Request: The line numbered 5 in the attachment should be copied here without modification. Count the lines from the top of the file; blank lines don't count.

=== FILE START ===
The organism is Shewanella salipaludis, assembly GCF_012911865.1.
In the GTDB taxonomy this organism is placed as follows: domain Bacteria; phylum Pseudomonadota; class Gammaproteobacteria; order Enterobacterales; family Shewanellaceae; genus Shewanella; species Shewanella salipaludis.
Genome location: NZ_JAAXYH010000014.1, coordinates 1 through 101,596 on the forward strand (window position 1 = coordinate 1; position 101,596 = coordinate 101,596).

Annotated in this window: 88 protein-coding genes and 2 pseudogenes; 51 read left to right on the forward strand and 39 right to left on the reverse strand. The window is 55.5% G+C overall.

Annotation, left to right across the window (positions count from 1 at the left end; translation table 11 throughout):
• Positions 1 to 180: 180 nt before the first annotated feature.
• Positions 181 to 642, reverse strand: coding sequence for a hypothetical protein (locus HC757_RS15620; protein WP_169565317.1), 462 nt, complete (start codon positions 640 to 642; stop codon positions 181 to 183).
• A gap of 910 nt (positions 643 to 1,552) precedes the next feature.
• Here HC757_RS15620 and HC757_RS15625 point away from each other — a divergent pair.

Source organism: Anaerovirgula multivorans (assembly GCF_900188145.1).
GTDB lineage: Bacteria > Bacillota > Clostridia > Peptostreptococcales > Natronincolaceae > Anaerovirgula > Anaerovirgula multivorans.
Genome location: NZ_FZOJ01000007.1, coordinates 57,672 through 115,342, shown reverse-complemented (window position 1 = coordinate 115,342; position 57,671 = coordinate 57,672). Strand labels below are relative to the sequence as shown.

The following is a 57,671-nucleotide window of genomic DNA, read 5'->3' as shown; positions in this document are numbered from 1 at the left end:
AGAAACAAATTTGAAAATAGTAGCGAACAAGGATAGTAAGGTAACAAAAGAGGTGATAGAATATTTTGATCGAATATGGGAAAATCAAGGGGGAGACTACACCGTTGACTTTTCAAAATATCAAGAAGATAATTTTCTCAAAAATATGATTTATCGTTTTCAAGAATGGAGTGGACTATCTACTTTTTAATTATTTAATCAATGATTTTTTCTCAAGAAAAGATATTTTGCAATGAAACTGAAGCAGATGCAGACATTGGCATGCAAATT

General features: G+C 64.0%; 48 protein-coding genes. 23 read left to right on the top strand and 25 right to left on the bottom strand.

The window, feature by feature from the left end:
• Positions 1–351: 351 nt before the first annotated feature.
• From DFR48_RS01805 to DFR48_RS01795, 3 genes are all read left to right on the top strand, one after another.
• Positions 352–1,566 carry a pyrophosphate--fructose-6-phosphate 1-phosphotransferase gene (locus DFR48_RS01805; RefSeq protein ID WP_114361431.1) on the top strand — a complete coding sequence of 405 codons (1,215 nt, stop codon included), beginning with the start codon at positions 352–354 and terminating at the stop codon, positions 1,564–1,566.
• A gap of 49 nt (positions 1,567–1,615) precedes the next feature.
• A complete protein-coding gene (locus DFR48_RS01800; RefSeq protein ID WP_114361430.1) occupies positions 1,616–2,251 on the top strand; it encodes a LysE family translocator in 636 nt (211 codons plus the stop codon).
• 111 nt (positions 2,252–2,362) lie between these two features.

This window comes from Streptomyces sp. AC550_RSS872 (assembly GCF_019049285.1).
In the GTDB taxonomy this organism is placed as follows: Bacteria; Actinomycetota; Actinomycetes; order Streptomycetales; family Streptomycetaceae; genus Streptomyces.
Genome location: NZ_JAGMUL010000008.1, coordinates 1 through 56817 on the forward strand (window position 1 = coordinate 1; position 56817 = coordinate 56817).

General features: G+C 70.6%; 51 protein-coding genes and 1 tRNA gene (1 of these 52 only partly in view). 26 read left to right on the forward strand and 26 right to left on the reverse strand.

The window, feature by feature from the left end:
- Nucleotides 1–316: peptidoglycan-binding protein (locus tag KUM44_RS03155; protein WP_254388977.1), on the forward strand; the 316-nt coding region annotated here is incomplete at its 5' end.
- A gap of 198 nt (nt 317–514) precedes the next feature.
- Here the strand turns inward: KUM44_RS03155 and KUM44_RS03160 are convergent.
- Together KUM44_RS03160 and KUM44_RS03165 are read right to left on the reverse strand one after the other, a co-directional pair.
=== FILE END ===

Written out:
Annotation, left to right across the window (positions count from 1 at the left end; translation table 11 throughout):